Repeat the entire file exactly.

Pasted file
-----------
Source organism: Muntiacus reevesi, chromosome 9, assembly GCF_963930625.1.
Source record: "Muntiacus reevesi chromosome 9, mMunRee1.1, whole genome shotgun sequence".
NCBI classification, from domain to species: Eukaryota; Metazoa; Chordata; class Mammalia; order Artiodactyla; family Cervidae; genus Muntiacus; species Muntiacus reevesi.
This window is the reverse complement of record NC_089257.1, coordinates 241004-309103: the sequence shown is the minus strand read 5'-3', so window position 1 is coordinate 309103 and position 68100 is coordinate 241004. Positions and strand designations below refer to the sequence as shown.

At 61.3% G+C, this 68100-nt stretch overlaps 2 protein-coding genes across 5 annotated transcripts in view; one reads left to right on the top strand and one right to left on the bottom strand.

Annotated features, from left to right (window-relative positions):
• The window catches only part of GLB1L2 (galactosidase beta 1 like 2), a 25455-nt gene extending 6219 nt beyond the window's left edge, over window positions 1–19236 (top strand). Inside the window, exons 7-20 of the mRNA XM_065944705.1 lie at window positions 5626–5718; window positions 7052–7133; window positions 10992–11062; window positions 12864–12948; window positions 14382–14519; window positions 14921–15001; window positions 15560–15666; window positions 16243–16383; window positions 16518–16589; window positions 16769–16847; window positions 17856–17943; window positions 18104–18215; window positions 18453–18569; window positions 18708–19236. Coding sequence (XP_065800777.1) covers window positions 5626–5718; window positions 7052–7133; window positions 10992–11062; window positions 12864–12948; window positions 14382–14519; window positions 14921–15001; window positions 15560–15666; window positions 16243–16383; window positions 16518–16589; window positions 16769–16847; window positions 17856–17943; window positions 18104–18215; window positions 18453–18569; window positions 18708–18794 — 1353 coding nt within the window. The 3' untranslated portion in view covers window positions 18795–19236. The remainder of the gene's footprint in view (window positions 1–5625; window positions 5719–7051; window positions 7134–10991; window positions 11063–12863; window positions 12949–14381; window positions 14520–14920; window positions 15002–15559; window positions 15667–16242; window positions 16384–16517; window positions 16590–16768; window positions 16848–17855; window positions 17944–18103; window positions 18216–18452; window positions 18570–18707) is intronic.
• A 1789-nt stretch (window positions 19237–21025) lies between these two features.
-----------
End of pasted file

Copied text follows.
Source organism: Muntiacus reevesi, chromosome 9, assembly GCF_963930625.1.
Source record: "Muntiacus reevesi chromosome 9, mMunRee1.1, whole genome shotgun sequence".
NCBI classification, from domain to species: Eukaryota; Metazoa; Chordata; class Mammalia; order Artiodactyla; family Cervidae; genus Muntiacus; species Muntiacus reevesi.
This window is the reverse complement of record NC_089257.1, coordinates 241004-309103: the sequence shown is the minus strand read 5'-3', so window position 1 is coordinate 309103 and position 68100 is coordinate 241004. Positions and strand designations below refer to the sequence as shown.

At 61.3% G+C, this 68100-nt stretch overlaps 2 protein-coding genes across 5 annotated transcripts in view; one reads left to right on the top strand and one right to left on the bottom strand.

Annotated features, from left to right (window-relative positions):
• The window catches only part of GLB1L2 (galactosidase beta 1 like 2), a 25455-nt gene extending 6219 nt beyond the window's left edge, over window positions 1–19236 (top strand). Inside the window, exons 7-20 of the mRNA XM_065944705.1 lie at window positions 5626–5718; window positions 7052–7133; window positions 10992–11062; window positions 12864–12948; window positions 14382–14519; window positions 14921–15001; window positions 15560–15666; window positions 16243–16383; window positions 16518–16589; window positions 16769–16847; window positions 17856–17943; window positions 18104–18215; window positions 18453–18569; window positions 18708–19236. Coding sequence (XP_065800777.1) covers window positions 5626–5718; window positions 7052–7133; window positions 10992–11062; window positions 12864–12948; window positions 14382–14519; window positions 14921–15001; window positions 15560–15666; window positions 16243–16383; window positions 16518–16589; window positions 16769–16847; window positions 17856–17943; window positions 18104–18215; window positions 18453–18569; window positions 18708–18794 — 1353 coding nt within the window. The 3' untranslated portion in view covers window positions 18795–19236. The remainder of the gene's footprint in view (window positions 1–5625; window positions 5719–7051; window positions 7134–10991; window positions 11063–12863; window positions 12949–14381; window positions 14520–14920; window positions 15002–15559; window positions 15667–16242; window positions 16384–16517; window positions 16590–16768; window positions 16848–17855; window positions 17944–18103; window positions 18216–18452; window positions 18570–18707) is intronic.
• A 1789-nt stretch (window positions 19237–21025) lies between these two features.